CORONAVIRUS: Jonathan Van Tam does vaccination shift in county - and urges people to get the jab

People turning up for their vaccinations at Boston’s Princess Royal Sports Arena earlier this month may have got a shock to discover the man delivering the injection was a very familiar face from the televised briefings on Covid-19 that have been beaming into our homes over the past 12 months.

Professor Van Tam at the PRSA in Boston

Often seen alongside the Prime Minister, Professor Jonathan Van-Tam – now widely referred to as JVT - has become recognized as one of the most trusted faces and voices of the battle against the pandemic.

The Deputy Chief Medical Officer for England is originally from Boston, and studied at Boston Grammar School, and he was back in the town on Friday March 19 to join the team of vaccinators at the PRSA.

And after completing his shift, Professor Van Tam took part in a question-and-answer session with local community leaders on the vaccination programme.

During the session, JVT answered questions about the delivery, safety and impact of the programme, as well as about his love for Boston United Football Club.

And one of the community leaders asking the questions was an old primary school friend, who complimented his former classmate on his, now famous, straightforward way of explaining information.

Professor Van-Tam replied that he was very proud of being from Boston, adding “many of the lessons in how to put things over to people, I learnt on the streets of Boston”.

Throughout the session, he was very keen to seek to reassure people on the safety of the vaccine.

Melanie Weatherley, chair of the Lincolnshire Care Association, said uptake among care staff has been really good, but they would like 100%, and a key feedback they were getting was concerns about safety.

Professor Van Tam said: “The first thing to say is the clinical trials have been exceptionally big. They typically involved 30k to 40k around the world. They are going to pick up any common side effects.

“We are now in a position were in UK alone we’ve now vaccinated 26m people. That programme stretches back to beginning of December. I believe we would have seen any big safety concerns by now.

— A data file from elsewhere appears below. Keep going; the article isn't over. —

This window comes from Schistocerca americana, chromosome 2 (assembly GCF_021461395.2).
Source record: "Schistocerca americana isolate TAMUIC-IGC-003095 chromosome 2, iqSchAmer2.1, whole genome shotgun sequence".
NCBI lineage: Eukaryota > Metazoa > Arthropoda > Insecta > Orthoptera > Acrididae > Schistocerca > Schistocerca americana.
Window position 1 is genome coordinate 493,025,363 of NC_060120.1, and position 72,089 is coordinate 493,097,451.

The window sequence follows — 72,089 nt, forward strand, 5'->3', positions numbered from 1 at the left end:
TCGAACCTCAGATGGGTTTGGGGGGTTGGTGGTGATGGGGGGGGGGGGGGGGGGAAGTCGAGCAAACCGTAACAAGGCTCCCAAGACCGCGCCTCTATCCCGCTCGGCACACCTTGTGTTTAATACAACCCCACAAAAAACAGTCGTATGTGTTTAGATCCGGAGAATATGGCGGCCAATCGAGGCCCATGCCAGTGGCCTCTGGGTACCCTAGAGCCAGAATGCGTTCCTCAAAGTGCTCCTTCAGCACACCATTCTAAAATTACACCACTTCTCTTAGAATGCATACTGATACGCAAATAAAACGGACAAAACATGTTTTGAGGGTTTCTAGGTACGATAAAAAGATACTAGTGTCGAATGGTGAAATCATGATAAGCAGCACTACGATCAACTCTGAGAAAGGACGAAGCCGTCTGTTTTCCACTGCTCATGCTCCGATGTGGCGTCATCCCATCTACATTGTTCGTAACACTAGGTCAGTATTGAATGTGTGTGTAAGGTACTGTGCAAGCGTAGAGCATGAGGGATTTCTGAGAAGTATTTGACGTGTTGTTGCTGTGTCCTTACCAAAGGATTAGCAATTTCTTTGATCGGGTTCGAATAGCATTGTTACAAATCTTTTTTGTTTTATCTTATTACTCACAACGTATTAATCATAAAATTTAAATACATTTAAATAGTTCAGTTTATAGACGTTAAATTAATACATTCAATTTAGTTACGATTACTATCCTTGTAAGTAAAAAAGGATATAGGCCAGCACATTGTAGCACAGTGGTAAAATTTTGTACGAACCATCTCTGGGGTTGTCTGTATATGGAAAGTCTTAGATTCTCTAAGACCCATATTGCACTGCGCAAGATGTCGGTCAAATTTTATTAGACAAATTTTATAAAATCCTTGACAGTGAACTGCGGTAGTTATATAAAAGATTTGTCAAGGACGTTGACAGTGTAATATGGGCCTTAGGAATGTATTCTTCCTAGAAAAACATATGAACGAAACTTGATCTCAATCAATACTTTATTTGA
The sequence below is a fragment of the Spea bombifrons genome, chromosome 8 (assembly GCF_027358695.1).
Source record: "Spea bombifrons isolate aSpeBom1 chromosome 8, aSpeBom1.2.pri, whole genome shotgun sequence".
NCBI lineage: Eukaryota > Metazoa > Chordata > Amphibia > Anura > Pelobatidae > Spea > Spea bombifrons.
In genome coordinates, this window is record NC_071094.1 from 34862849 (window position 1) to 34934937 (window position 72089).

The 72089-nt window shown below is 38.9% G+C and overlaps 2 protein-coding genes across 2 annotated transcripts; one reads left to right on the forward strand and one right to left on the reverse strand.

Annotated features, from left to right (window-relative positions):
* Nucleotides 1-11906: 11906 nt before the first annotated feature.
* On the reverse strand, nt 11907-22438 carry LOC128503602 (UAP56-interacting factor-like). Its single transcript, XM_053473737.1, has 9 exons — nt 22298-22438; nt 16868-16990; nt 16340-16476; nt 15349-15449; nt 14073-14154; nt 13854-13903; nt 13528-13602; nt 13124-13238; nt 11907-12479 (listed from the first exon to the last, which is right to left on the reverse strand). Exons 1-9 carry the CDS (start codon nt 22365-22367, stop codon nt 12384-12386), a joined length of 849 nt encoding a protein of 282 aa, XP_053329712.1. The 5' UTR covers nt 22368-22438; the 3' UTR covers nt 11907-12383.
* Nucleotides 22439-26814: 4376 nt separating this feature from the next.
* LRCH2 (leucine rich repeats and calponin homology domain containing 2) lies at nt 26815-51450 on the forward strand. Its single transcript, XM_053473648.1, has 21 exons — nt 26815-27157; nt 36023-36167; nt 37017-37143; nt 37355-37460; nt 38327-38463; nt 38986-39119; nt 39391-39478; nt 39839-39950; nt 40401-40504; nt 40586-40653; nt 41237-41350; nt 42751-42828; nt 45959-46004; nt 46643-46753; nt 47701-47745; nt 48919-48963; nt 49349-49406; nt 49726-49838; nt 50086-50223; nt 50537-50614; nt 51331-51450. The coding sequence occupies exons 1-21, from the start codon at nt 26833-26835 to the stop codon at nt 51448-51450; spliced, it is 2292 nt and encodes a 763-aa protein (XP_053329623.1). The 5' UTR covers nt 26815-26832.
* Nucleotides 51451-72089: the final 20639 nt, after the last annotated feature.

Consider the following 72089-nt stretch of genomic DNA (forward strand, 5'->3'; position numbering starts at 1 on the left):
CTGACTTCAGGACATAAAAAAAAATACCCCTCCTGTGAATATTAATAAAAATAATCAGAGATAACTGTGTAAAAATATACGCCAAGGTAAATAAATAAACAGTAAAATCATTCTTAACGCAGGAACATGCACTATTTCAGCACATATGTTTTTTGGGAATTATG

“We are now getting confident that there are no common or no fairly common side effects with this vaccine other than the ones we expect, and you can expect a sore arm and you can expect to have a headache and feel grotty the next day. That is completely normal and expected.

“It will pass, and you can take some paracetamol if you want to, but it’s a lot better than having covid.”

Asked by Graham Wright, head Sibsey School, why school staff weren’t initially prioritised for the vaccine, Professor Van Tam said the Joint Committee on Vaccination and Immunisation had said they had to begin the programme in a way that saves the maimum amount of lives.

“The JCVI looked at all the risk factors, and they looked at occupation as well, but the big risk factors were age, followed by age, followed by age, followed by chronic illness. It was literally that stark.”

He said now lower age groups are being vaccinated, there had been some pressure from occupational group.

“There are some groups that are higher risk, but teaching was not at the top of that. And they said the quickest way was to keep it simple and do it by age.”

He quoted ONS statistics looking at teachers and educational professionals aged 20-64 between 9 March and 28 Dec 2020, and the death rate from Covid in male teachers was 18.4 per 100k, with the rate for males in same age band in the general population 31.4 per 100k; for females it was 9.8 per 100k in the education group whereas it was 16.8 in the general population.

Rober Oldershaw, from local food firm the Moulton Bulb Company, raised the issue of fear among his Eastern European staff about the vaccine, and asked what the Government would be doing to encourage groups who are fearful.

The professor said: “The Government knows it’s important to leave no one behind in this programme and we don’t intend to. But we do recognise that the levels of understanding and of suspicion and fear will vary in terms of different ethnic minority groups in the UK.

“It’s really down to understanding what people’s needs are, being ready to let them take their time to make decisions, accepting they won’t come forward all at once, making the service as accessible to them in a way that is meaningful to them, and making sure the funding is there for that.”

He said the Government had committed £23m to 60 councils (including Boston Borough) and voluntary groups across England to try and allow schemes to reach those who are hardest to reach, saying that we had to persevere and adopt the mentality that it is never too late to have your vaccine.

A similar issue was raised by Bridget Lloyd from Lincolnshire Housing Partnership, who said some Eastern European tenants had raised concerns about the Oxford Astra Zeneca, often after hearing from family in their home countries.

Professor Van Tam said: “It’s very challenging when they hear something that just isn’t right or isn’t true.

“Europe is experiencing a third wave, quite a dramatic upturn in many parts. The UK is on the opposite trajectory and the reason we believe that is the strength and depth of vaccine programme, for which Astra Zeneca is one of the main stays.

“We need to continue to press our message that the vaccine has been properly evaluated by one of the most stringent authorities in the world, the MHRA, and all people have to do is look around them and see evidence that it is now working and starting to change our lives.”

Ben Ashton, a former school mate of JVT, and transport manager Benton Bros, paid tribute to all he had achieved. “For a lad from Boston, the community is so proud of what you’ve done and what you’ve achieved. And the way you come across and put it in easy language, I think its fantastic.”